Akok is a rich Kelantanese delicacy made of eggs, sugar, coconut milk and flour, which is traditionally baked over charcoal fire.
For Hazanna Trading, a Jeli-based food manufacturing business in Kelantan, meeting demands for akok is sometimes a tall order.
Using traditional baking utensils, the company could bake 30 pieces of akok only in 25 minutes, and the pancake-like dessert had to be flipped manually in copper moulds.
But that changed when a team of lecturers from Universiti Teknologi Mara’s (UiTM) Faculty of Electrical Engineering (FKE), led by Dr Noorfadzli Abdul Razak, devised an innovative solution to boost production in commercialising the popular Kelantanese confection.
Noorfadzli and his team, comprising Dr Fadhlan Hafizhelmi Kamaru Zaman, Dr Mohd Faizul Mohd Idros, Associate Professor Dr Juliana Johari and Dr Syahrul Afzal Che Abdullah, spent eight months completing the automated akok baking system.
The machine has boosted Hazanna’s operational efficiency and improved its baking processes.
Noorfadzli said: “Apart from the desire to meet customers’ demands, the company also wanted to venture into the frozen food business. It was looking for a machine that can expedite the baking process. Its target is to produce 100 pieces in 60 minutes.”
After carrying out an in-depth analysis and consultation with the business owner, he came up with the design of the automated machine.
“The part of the machine that we built and focused on was the installation of electrical parts. It consisted of a programmable logic controller (PLC), motors, proximity sensors and roller limit switches.”
Upon receiving information from sensors and input devices, the PLC will process the data and trigger output based on pre-programmed specifications. The machine’s output capability had surpassed the production target, said Noorfadzli.
“Now, we can produce 10 pieces of akok in under five minutes. That makes 120 pieces in an hour. The company has built a successful frozen akok enterprise.”
Apart from employing precise control, the machine was designed based on the client’s needs, resulting in the cakes having a uniformed texture and authentic taste.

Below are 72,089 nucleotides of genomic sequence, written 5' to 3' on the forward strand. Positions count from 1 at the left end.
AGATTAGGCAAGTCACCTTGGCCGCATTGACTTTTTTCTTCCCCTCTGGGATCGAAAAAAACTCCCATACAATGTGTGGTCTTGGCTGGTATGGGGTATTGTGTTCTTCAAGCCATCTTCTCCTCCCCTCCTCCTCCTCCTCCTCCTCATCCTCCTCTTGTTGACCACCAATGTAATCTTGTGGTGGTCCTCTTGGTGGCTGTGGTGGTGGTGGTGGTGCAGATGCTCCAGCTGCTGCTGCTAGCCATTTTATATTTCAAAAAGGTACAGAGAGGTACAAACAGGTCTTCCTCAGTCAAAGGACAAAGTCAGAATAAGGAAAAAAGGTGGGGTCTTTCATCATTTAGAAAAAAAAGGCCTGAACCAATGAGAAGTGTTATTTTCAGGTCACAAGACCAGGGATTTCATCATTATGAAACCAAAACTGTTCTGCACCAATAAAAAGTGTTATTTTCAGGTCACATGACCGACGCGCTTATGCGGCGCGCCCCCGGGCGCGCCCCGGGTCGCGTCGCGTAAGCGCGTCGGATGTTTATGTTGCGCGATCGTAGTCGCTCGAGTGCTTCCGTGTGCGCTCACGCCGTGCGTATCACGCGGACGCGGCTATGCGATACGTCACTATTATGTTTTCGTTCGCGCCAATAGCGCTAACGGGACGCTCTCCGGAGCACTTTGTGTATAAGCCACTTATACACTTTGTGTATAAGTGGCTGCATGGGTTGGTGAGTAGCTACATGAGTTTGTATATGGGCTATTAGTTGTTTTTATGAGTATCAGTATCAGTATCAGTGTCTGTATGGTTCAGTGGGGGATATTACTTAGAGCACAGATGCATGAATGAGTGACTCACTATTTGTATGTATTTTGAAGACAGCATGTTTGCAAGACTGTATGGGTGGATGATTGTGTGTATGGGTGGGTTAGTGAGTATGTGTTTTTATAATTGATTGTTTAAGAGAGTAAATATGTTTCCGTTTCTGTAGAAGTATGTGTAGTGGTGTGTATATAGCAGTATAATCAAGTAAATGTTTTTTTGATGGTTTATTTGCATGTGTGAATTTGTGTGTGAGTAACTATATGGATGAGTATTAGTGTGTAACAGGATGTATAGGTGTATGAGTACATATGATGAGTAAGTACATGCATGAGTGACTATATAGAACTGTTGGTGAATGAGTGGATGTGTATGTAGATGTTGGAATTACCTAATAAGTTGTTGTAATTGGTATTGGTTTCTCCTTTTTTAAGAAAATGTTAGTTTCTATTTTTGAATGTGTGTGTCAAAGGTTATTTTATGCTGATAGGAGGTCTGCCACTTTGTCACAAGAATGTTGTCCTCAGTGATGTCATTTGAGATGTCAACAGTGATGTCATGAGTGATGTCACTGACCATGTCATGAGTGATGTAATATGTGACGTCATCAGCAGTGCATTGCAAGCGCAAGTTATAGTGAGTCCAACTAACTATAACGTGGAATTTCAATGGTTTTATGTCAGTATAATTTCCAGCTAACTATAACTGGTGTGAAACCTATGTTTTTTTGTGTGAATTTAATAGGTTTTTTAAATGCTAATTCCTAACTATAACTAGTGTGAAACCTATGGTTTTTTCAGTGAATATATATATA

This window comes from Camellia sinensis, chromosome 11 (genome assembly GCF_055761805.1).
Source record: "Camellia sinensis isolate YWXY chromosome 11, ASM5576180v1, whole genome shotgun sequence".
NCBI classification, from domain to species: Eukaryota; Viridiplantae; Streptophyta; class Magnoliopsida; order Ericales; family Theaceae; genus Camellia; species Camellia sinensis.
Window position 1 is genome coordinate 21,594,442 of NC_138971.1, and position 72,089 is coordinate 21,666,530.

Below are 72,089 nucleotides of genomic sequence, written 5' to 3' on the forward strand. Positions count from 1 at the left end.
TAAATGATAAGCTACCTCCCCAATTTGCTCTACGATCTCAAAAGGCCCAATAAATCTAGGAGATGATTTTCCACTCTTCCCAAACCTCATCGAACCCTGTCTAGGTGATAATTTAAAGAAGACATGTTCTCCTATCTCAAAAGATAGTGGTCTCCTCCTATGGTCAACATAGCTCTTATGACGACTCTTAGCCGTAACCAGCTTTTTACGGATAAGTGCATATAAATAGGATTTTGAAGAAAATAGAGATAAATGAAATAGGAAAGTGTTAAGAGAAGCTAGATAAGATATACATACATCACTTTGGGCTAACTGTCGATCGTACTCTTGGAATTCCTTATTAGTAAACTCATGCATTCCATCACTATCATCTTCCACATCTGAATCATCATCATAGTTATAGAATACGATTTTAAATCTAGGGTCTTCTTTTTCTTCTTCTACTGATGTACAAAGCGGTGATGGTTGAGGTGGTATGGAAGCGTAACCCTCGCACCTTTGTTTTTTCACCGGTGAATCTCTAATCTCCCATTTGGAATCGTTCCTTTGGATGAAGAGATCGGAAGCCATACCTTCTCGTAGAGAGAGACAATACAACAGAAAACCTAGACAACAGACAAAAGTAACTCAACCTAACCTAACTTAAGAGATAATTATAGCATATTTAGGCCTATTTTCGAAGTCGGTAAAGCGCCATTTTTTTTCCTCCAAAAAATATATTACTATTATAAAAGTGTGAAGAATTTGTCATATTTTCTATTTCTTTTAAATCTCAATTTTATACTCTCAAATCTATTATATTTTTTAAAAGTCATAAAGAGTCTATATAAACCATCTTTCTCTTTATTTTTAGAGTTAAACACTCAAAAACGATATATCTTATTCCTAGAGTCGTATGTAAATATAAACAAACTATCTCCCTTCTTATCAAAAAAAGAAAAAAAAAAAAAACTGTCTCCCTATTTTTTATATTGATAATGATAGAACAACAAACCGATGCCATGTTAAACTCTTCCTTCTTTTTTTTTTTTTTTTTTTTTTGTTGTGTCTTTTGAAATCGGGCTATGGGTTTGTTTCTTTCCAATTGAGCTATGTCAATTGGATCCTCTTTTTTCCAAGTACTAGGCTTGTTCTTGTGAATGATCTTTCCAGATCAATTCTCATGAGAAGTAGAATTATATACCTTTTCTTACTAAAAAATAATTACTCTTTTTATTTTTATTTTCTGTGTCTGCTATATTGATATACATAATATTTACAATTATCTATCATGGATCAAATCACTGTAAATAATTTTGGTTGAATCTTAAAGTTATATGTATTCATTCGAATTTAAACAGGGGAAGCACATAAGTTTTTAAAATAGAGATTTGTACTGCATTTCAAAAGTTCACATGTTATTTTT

“Initially, I was going for electrical heating, but the company requested a direct gas-fired oven for authenticity. They are also using traditional copper baking moulds.
“In the oven, the flames come from the top and base of the baking chamber. The operator can adjust the heat using the control knob.
“We have programmed the heat so that the akok can rise up in the beginning and shrink upon hitting the cool air to form wrinkles. No manual flipping is required.”
The programmable control system requires minimal supervision.
“Conveyor rollers are constantly moving. The speed can be controlled. The pushers we fixed on the machine automatically move products onto the oven belt and off it.”
After several rounds of testing, the machine was delivered to the company. There, Noorfadzli and a few team members assembled it and trained two workers to operate the equipment.
“We took into account the workers’ education level, so we made sure the electronic system was simple to understand. The crucial part is maintenance, which includes oiling the conveyor rollers and regular cleaning.”
The machine offers great flexibility.
“It has four adjustable gas burners for different akok flavours, namely original, cheese, corn and chocolate. It can also be used to make other baked goods, such as bahulu.”
As the machine has become a success, Noorfadzli and his team are working on a second prototype with several enhancements.
Among the highlights is the incorporation of artificial intelligence (AI) into the system.
Noorfadzli said: “For the current machine, akok pieces are produced uniformly due to the settings that I have set. With AI, the machine will be tuned automatically. For example, if a mould of akok is overcooked, the AI can retune the speed and heat levels. This ensures that the next batch will turn out well.”
“It would see an increase in efficiency,” he added.
“Even with new additions to the menu, you can just select it with a click of a button. The machine will know the accurate speed, heat and duration needed based on input data.”
In the midst of fabricating the second prototype, the team foresees endless possibilities.
“We are looking into making the size more compact to fit it into a food truck. This modification will help more business owners,” said Noorfadzli.
Syahrul Afzal, who is FKE’s deputy dean of research and innovation, said the collaboration was mutually beneficial.
“As researchers, we aspire for our research results to be adopted by the industry through commercialisation. Meanwhile, the industry is also looking for innovations to reduce operating costs and scale up production.
“We’re also planning to place a machine at a community centre to help the underprivileged and single mothers. They can use it for small-scale businesses and improve their lives.”
The team had plans to collaborate with an assemblyman to bring the project to greater heights, he added.
“The assemblyman has shown interest in our machine. He is planning to acquire funds for the development of the second prototype to help his constituents generate income,” said Syahrul Afzal.
Noorfadzli added: “Instead of helping one individual or business at a time, we hope the innovation can benefit society at large. That is our target.”
The collaboration was formed under a demand-driven innovation project grant by the Education Ministry’s Public-Private Research Network (PPRN) in 2018.
PPRN grants are awarded for innovations that can improve products to meet market needs, execute a new or significantly-improved production process, and streamline production using modern technology to increase efficiency.